Matching family tree profiles for Sacajawea "Bird Woman"
About Sacajawea "Bird Woman"
In the early stages of the Lewis and Clark Expedition, at Fort Mandan on the Missouri River, an interpreter was engaged. This French-Canadian trader was named Toussaint Charbonneau. He brought along his young wife, Sacajawea, and their eight-week-old baby boy, Jean-Baptiste Charbonneau, strapped to his mother's back on a cradleboard.
Sacajawea was the daughter of a Shoshone chieftain. By the time the expedition reached Shoshone country, the explorers desperately needed horses. They encountered Sacajawea's band, now headed by her older brother Cameahwait due to the recent death of their father.
Elated to show her family the baby but grief stricken over her father's death, Sacajawea nevertheless arranged for horses and supplies. She and her husband accompanied the expedition to the Pacific and part of the way back, serving for 19 months. Charbonneau was paid around $500, but Sacajawea proved to be a more valuable guide and interpreter.
Sacajawea then disappeared from history. It was reported that she died of a fever in her 20s in 1812, although there were rumors that she returned to the Shoshone and lived until 1884.
Note: Sauvagesse was not really a "name" but a description. It's the feminine form of Sauvage, which translates to "savage."
The Faces of Sacagawea
There is no known image of Sacagawea that was made of her during her lifetime, so no one can be sure what she really looked like. Yet because the Shoshone woman has been the subject of so many sculptures and paintings, especially since about 1900, we have a rich heritage of artists' conceptions to contemplate. Meriwether Lewis, in his journal entry for August 19, 1805, left us a brief description of the general physical appearance of the Shoshone people, including their manner of dress. Some artists have taken it into account, others not.
Visual images of Sacagawea will be the primary focus of this episode, and more will be added to the gallery as we acquire them. but some short essays also will be introduced from time to time. Topics will include her name—its spellings, pronunciations, and possible meanings; her role in the Lewis and Clark expedition as an interpreter; her own work; and her her return home and her later years; and the history of the controversies surrounding the largely fictitious persona that scant facts have engendered. See, for example, the Hidatsa Indian legend about her death. Also, there's the long and increasingly bitter history of the noun by which Lewis and Clark occasionally referred to her in their journals—squaw.
Source:The Faces of Sacagawea | Discovering Lewis & Clark ® www.lewis-clark.org/article/386 There is no known image of Sacagawea that was made of her during her lifetime, ... Sacagawea, Jean Baptiste, and Seaman ... Photography by David Nelson.
NOTICE: It has come to my attention that this cannot possibly be a real photograph of Sacajawea, as she died prior to the invention of photography. My best guess is that this is a photo of a wax museum piece, or a staged/posed recreation.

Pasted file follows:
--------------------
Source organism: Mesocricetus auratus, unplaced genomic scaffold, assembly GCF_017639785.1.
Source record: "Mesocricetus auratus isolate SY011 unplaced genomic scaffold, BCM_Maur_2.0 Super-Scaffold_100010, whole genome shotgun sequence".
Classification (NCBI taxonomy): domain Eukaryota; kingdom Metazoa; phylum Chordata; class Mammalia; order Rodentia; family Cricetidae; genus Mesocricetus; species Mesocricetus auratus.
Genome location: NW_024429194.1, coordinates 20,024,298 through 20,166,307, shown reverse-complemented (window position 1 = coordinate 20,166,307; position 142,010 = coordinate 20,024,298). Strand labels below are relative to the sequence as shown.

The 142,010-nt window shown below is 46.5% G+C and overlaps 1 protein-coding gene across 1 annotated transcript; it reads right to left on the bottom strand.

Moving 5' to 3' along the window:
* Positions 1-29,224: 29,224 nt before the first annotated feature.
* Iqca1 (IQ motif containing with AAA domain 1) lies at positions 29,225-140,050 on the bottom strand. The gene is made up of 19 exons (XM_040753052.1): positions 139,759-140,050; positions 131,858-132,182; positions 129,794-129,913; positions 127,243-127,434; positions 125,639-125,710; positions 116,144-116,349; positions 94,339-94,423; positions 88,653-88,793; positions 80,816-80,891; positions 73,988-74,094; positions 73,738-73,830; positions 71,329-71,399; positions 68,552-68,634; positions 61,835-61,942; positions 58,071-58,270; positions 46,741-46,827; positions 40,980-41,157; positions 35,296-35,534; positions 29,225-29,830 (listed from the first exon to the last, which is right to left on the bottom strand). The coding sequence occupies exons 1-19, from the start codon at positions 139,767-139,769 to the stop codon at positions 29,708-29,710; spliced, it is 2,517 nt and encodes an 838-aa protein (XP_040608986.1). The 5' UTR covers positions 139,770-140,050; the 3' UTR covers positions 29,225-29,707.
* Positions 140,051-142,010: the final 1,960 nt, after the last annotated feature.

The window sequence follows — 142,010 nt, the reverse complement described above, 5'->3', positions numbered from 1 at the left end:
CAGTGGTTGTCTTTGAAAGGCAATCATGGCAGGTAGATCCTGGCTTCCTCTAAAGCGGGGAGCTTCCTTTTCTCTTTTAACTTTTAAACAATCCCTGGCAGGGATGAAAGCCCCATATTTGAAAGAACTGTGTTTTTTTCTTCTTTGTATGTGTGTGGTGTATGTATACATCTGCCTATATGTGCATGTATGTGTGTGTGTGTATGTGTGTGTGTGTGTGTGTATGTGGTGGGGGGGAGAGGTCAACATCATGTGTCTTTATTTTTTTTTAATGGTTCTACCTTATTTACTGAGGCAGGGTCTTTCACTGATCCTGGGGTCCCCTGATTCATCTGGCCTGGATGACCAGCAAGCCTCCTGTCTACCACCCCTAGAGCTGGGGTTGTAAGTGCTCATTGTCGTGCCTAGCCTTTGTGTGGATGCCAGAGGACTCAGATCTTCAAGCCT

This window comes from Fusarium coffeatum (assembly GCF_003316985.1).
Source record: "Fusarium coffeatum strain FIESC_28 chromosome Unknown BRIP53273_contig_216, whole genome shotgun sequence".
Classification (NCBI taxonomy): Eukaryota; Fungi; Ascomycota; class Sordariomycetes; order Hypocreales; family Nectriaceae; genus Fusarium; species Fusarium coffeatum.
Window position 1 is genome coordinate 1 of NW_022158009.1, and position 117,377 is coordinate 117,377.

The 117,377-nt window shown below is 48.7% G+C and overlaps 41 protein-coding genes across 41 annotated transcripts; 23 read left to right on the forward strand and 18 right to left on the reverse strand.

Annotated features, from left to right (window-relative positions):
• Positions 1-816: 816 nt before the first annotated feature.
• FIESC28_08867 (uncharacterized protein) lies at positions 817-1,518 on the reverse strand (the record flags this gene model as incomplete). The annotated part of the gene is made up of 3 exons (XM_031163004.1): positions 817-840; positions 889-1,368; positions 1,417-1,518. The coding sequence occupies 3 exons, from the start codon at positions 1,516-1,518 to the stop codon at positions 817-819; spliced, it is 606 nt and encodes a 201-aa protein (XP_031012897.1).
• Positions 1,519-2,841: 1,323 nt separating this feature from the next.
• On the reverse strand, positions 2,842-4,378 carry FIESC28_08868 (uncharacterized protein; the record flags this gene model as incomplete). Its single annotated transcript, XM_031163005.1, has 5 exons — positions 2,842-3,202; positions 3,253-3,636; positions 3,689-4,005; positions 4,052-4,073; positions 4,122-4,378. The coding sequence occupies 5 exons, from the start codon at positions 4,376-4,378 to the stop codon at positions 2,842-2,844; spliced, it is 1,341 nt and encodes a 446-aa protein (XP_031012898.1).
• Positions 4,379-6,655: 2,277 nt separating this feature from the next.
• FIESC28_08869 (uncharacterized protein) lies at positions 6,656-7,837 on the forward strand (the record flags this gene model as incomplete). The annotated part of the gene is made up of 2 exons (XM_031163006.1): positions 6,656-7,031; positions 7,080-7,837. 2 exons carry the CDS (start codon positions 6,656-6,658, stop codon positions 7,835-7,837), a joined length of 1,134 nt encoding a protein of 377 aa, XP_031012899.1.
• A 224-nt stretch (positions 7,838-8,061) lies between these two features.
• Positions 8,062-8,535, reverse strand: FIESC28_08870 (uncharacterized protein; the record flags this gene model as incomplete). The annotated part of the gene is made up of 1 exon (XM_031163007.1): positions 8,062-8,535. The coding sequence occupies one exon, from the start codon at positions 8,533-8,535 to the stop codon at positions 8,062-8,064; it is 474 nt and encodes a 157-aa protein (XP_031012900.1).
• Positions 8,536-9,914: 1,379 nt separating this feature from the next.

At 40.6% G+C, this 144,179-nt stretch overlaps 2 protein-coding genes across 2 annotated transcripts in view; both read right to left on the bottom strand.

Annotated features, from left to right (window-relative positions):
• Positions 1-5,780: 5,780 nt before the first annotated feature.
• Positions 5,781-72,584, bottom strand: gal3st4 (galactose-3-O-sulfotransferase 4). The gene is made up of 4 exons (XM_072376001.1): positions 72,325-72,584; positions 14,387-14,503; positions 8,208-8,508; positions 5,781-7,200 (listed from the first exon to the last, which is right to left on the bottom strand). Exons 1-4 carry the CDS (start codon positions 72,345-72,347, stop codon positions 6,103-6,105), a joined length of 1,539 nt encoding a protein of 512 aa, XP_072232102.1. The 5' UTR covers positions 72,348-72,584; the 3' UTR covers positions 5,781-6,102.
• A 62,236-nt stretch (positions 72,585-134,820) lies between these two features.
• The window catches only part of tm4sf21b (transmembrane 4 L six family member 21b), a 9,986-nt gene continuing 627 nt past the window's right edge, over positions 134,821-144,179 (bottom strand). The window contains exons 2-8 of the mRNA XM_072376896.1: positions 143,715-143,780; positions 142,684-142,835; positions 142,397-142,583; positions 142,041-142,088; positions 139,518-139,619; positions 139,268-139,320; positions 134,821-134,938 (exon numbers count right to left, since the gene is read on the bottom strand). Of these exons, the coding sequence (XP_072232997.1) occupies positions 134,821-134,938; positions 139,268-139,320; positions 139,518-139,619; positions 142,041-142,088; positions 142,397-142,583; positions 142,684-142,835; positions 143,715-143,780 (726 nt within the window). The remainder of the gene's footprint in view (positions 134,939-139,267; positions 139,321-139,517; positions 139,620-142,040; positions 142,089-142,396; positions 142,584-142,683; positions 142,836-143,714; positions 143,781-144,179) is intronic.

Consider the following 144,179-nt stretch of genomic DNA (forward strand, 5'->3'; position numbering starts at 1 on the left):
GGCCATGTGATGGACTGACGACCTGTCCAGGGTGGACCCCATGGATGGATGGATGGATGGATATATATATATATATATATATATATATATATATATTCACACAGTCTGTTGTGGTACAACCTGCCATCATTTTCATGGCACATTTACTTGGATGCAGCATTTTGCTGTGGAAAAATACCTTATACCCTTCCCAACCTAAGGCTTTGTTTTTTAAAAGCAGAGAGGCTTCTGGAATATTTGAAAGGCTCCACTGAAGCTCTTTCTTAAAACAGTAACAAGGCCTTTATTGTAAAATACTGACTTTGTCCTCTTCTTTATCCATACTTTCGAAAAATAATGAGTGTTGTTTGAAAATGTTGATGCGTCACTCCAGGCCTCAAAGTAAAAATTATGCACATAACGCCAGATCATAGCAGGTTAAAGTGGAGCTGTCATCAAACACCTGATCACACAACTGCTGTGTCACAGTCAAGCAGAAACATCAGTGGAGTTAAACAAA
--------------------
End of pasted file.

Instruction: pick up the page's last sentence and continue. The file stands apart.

Photography was commercially introduced in 1869. Sacagawea lived between 1788 and 1812. So, that would have been before photography was around. I just know the website has the photo up and others. The photos are either titled or have the names of the person in the photo in the title. So, I don’t know if is another Indian woman named Sacajawea, but if that is the case they should explain that. Or they are trying to mislead people.
I just know that from all I have read, there are no known pictures of Sacajawea and I would think if this photo were real, it would probably be known by now.
“Real Picture of Sacajawea?”
Best Answer: she was mid-teens, 15 or so, when she met l&c. she died at 25 or so (1812), so that was well before the permanent photography was invented. As far as i understand it, there is not even a painting or drawing of her, so she is more like an artist rendition. later artists tried to portray her with shoshone features in speculating what she could have looked like, but this was long after she passed. Source: Yahoo Answers
Sacajawea - Stolen, held captive and sold, eventually reunited the Shoshone Indians. She was an interpreter and guide for Lewis and Clark in 1805-1806 with her husband Toussaint Charbonneau. She navigated carrying her son, Jean Baptiste, on her back. She traveled thousands of miles from the Dakotas to the Pacific Ocean. The explorers said she was cheerful, never complained, and proved to be invaluable. She served as an adviser and caretaker, and she is legendary for her perseverance and resourcefulness. All of above added by Janet Milburn 11/6/17
"The wife of [Charbonneau] our interpreter we find reconciles all the Indians, as to our friendly intentions--a woman with a party of men is a token of peace." ---William Clark
Find A Grave Memorial # 2321
Sacajawea "Bird Woman"'s Timeline
Lemhi County, Idaho, United States
February 11, 1805
Fort Mandan, ND
February 22, 1812
December 20, 1812
Fort Manuel Lisa, North Dakota